Panlilio eyes record crowd

The Samahang Basketbol ng Pilipinas wants to see a record crowd when it hosts the FIBA Basketball World Cup next year.

SBP president Al Panlilio said they will gun for a record-breaking crowd in the prestigious tourney that the country will be hosting for the first time in 45 years from 25 August to 10 September.

Although the Philippines will be co-organizing the event with Indonesia and Japan, it will host the most number of games, including the final phase that will be held at the 55,000-seater Philippine Arena in Bulacan, that gives the federation a good chance of topping the record for the largest crowd in a local basketball game.

So far, the distinction of having the biggest crowd in a basketball event belongs to the Philippine Basketball Association when Barangay Ginebra San Miguel and Meralco attracted 54,086 spectators during Game 7 of their 2017 Governors’ Cup best-of-seven finals series also at the Philippine Arena.

The SBP chief said he is confident that the Philippines — being a basketball-crazy nation — can easily surpass the mark of around 36,000 spectators in an official International Basketball Federation event.
“What we would like to do is to break the record of 36,000-plus attendance in a FIBA game. If we play at the Philippine Arena, we’ll definitely beat that record,” said Panlilio during his presentation to the Senate on Monday.

Eight teams will play at the Philippine Arena — two qualifiers each coming from co-hosts Japan and Indonesia — and four in the group stage matches that will be played at the Smart Araneta Coliseum and at the Mall of Asia Arena.

Panlilio said there will be a total of 92 games all in all for this year’s World Cup to be participated by 32 teams.

A total of 20 games apiece will take place in Jakarta, Okinawa and 20 games each at the two venues in Manila — the Smart Araneta Coliseum and Mall of Asia Arena — while the remaining games in the final stage to be played at the Philippine Arena.

Panlilio said landing the hosting of the World Cup — the world’s biggest and most prestigious basketball event outside the Summer Olympics — was a product of resiliency, especially by Manny Pangilinan, the federation’s chairman emeritus and chief backer of the program.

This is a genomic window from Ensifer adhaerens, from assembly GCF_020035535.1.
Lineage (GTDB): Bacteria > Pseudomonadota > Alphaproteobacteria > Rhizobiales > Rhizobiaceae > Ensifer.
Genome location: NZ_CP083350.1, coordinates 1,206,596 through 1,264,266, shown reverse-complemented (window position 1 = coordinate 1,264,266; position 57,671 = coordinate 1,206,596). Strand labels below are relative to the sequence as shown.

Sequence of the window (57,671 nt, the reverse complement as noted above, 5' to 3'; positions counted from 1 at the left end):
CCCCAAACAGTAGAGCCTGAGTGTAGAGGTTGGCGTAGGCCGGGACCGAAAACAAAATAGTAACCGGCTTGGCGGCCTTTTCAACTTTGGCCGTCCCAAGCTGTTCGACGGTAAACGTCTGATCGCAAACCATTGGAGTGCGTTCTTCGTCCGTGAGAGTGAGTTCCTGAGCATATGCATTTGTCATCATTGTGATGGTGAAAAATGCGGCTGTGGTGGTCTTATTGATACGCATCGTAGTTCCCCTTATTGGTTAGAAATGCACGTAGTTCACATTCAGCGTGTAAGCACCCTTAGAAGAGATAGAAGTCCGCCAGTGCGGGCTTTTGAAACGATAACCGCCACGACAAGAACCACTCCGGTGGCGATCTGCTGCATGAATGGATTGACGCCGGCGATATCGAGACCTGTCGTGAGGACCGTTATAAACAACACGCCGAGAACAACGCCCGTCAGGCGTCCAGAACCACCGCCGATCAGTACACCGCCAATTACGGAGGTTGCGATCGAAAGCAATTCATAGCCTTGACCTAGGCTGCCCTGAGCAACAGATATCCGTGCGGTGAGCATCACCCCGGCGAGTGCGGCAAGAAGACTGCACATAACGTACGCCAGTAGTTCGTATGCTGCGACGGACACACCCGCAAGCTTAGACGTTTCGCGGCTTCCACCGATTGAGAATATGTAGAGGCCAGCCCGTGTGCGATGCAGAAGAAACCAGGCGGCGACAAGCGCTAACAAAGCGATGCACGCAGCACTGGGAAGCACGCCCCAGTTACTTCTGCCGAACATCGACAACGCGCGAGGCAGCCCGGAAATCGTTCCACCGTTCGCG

“After we lost the FIBA World Cup hosting bid to China in 2015 when we were in Tokyo, we never stopped dreaming and led by our chairman emeritus Manny Pangilinan, the idea of multi-country hosting was born and in 2017, we were awarded together with Japan and Indonesia the hosting rights of the FIBA World Cup 2023,” Panlilio said.

“This will be the third consecutive World Cup Gilas Pilipinas will be participating in (under SBP) — the first was in Spain in 2014, and the second was in China in 2019.”

But Panlilio believes in the vision of the World Cup and the impact this global event is going to bring to the country.

“It’s our vision to bring the nation together for the FIBA World Cup and be recognized as among the five premium sporting events in 2023,” he said.

“The three customer-based we’re focusing on are the teams, the fans and FIBA.”

Panlilio said they will host a FIBA-sanctioned event before formally organizing the World Cup.

“Also, just to highlight before this event, we’re also hosting the FIBA National Congress that will bring over 200 basketball federations to the country,” he added, referring to the prestigious gathering that will be attended by around 450 delegates from around the world.

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